The Island Of Little Men
The Flannan Isles, and particularly Eilean Mor, have a dark and occult history that stretches back hundreds of years. In the 18th century, piles of small bones were discovered on the island, earning it the nickname the island of little men, or the island of pygmies.
It was mentioned as such in the 1790 edition of the annual register of world events as a possible former home to the magical fairy folk, the elves, and sprites of Scottish lore.
British historian mike dash researched the Flannan isles disappearance in a piece titled "The vanishing lighthouse men of Eilean Mor." In it, he cited a folklorist named Martin Martin who recorded strange events on the isles. The occupants of the nearby isles of lewis would sail to the Flannan isles during the summer, and using Eilean Mor for pagan rituals that martin described as such, quote,
when they are come within about 20 paces of the altar, they all stripped themselves of their upper garments at once and their upper clothes being laid upon a stone, which stands there on purpose for that use. All the crew prays three times before they begin fowling. On the first day, they say the first prayer, advancing towards the chapel upon their knees. The second prayer is said as they go around the chapel. The third is said hard by or at the chapel. And this is their morning service.
These ceremonies apparently continued on the Flannan Isles, possibly into the 18th century.
Taken By The Ghost
Other explanations for the disappearance of Donald MacArthur, James ducat, and Thomas marshall are rooted in the mythology and paranormal of the islands. The lands were primarily used for sheepherders, fishermen, who nicknamed some of the islands the other country, believing them to be populated by all manner of fantastical beings.
They used sacred rituals in an attempt to ward off any paranormal attacks and cautioned those who strayed to the islands that they would meet a horrible fate at the hands of its invisible inhabitants.
These include cryptids, creatures said to haunt the island and attack any poor soul on their path. Legends tell of giant seabirds that would stalk Eilean Mor for prey, birds large enough to devour a man whole or carry them off at night.
Other stories mention spirits that existed on the island before men ever set foot upon it. These would take victims into their realm, who would then vanish from the face of the earth. More recent theories postulate the trio was abducted by aliens, gobbled up by sea monsters, or kidnapped by ghosts. These legends haunt the Flannan islands in the Eilean Mor lighthouse to this day, with visiting ghost hunters claiming to have seen the restless souls.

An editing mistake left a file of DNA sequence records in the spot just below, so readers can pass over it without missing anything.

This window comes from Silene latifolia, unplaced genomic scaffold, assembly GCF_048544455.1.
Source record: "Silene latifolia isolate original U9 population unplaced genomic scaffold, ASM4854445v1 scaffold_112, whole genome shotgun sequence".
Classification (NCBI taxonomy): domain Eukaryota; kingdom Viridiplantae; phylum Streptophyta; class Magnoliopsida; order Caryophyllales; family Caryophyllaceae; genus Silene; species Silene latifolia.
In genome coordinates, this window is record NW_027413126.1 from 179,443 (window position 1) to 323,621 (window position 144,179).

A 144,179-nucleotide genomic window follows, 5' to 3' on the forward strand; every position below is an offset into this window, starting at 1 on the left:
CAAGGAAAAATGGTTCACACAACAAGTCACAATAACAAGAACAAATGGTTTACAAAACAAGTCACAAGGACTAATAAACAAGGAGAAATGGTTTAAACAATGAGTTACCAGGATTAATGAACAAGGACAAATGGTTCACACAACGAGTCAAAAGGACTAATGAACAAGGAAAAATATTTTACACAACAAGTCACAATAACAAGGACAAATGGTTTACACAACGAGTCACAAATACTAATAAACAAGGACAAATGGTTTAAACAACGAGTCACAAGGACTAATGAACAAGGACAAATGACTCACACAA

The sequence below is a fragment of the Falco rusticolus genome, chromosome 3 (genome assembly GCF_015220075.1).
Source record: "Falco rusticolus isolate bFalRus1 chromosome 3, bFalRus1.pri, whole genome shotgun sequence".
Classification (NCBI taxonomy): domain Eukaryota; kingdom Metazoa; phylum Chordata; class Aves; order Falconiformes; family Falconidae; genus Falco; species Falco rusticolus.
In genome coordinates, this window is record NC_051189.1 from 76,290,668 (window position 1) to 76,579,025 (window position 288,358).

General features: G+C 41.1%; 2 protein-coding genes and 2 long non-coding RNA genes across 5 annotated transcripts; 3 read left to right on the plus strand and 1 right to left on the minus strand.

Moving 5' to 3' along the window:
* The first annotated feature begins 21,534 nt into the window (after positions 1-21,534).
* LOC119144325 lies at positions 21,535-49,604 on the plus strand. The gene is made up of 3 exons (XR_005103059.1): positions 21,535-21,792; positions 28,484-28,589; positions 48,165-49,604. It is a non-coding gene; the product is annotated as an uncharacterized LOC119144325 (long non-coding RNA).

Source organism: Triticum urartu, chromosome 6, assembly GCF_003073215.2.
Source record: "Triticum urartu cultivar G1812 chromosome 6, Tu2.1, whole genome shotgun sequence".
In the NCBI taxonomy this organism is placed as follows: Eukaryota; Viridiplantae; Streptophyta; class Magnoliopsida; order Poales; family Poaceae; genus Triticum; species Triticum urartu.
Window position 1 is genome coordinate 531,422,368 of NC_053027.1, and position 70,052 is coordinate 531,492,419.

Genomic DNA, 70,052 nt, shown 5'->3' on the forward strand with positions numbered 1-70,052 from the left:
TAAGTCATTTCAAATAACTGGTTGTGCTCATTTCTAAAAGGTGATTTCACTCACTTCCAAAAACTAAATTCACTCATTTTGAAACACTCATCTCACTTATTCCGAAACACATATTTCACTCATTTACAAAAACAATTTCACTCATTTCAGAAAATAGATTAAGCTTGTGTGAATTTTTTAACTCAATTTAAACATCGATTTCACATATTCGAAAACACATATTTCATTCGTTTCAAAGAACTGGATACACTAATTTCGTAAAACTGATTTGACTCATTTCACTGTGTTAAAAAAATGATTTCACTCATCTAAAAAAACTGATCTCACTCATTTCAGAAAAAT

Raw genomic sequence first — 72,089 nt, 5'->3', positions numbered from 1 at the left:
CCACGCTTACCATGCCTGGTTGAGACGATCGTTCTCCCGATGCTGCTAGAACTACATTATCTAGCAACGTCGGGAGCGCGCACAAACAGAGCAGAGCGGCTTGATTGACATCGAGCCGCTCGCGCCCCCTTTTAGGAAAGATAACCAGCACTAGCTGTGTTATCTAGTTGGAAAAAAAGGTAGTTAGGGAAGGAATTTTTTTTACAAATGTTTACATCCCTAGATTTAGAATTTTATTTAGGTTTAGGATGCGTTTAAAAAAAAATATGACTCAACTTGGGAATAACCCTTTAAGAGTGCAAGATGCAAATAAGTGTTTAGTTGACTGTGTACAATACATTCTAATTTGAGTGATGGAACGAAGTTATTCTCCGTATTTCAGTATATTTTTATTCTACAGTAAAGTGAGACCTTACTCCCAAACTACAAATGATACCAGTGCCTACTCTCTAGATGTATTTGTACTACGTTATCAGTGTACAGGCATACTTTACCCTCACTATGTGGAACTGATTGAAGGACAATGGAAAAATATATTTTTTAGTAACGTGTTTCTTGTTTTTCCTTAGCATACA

Later lighthouse keepers stationed there have reported seeing the ghosts of Donald MacArthur, James ducat, and Thomas Marshall, hearing their damned whispers in the dead of night, forever doomed to remain on the island from which they vanished without a trace.
Taken By The Sea
Despite the puzzling disappearance and the folklore surrounding the islands, there are more grounded explanations for the vanishing of the lighthouse keepers. In his original report on the investigation of the disappearances, northern border lighthouse superintendent Robert Muirhead reached a rather routine conclusion.
The men had been washed to sea by a huge wave. He wrote, quote,
After a careful examination of the place, the railings, ropes, et cetera, and weighing all the evidence which I could secure, I am of opinion that the most likely explanation of the disappearance of the men is that they had all gone down on the afternoon of Saturday 15 December to the proximity of the west landing to secure the box with the mooring ropes, et cetera and that an unexpectedly large roller had come upon the island and a large body of water going up higher than where they were and coming down upon them had swept them away with resistless force.
In 2015, naturalist john love did extensive research on the case for his book a natural history of lighthouses. In it, he cited a fine the lighthouse keepers had received due to improper storage of gear during a previous storm.
Desperate to avoid another fine or worse, the keepers of the Flannan Isles lighthouse may have tried to secure the equipment amidst the terrible storm of December 1900. As love writes, quote,
Since it was not permitted for all three to abandon the lighthouse, only two of the men must have gone down to the landing to secure the gear. The third, Donald MacArthur, would have remained back in the lighthouse. But when his companions did not return, he would have been concerned for their safety, or else perhaps he saw a great wave approach and rushed to warn them.
In both cases, the conclusion is similar. Donald MacArthur, James ducat, and Thomas marshall broke protocol during the height of the storm and it cost them their lives when a rogue wave pulled them into the sea, a mundane but no less horrifying end.
Vanishing Into Nightmares
Though the true answer for the disappearance of the three lighthouse keepers on Eilean Mor may never truly be known, the mystery has and will continue to captivate imaginations. One of the earliest references to the disappearance is featured in the 1912 poem "Flannan Isle" by Wilfrid Wilson Gibson, and which may have helped spread the word of the tale. Here's a haunting excerpt.
We seem to stand for an endless while though still no word was said. Three men alive on Flannan isle who thought on three men dead.
Over the years, the story has inspired stage plays and has even been adapted to an episode of doctor who, "The horror of fang rock." the 2019 film the vanishing is one of the most recent examples but surely not the last.
The film the vanishing offers a more grounded and somewhat thrilling explanation for the mysterious disappearance of the lighthouse keepers, a brutal criminal plot against the three men.
But what is the true answer? were the Flannan Isles lighthouse keepers swept out to sea by a rogue wave like the superintendent and john love theorized, or were those three lost souls taken by a force beyond our understanding, a force that could still haunt Eilean Mor to this day? one thing's for sure. This tale of vanishing will continue to be passed down from generation to generation like so many mysteries of the sea.
So what do you think? is there a logical explanation for the vanishing that occurred at the Flannan isles or could the truth be something beyond our reckoning?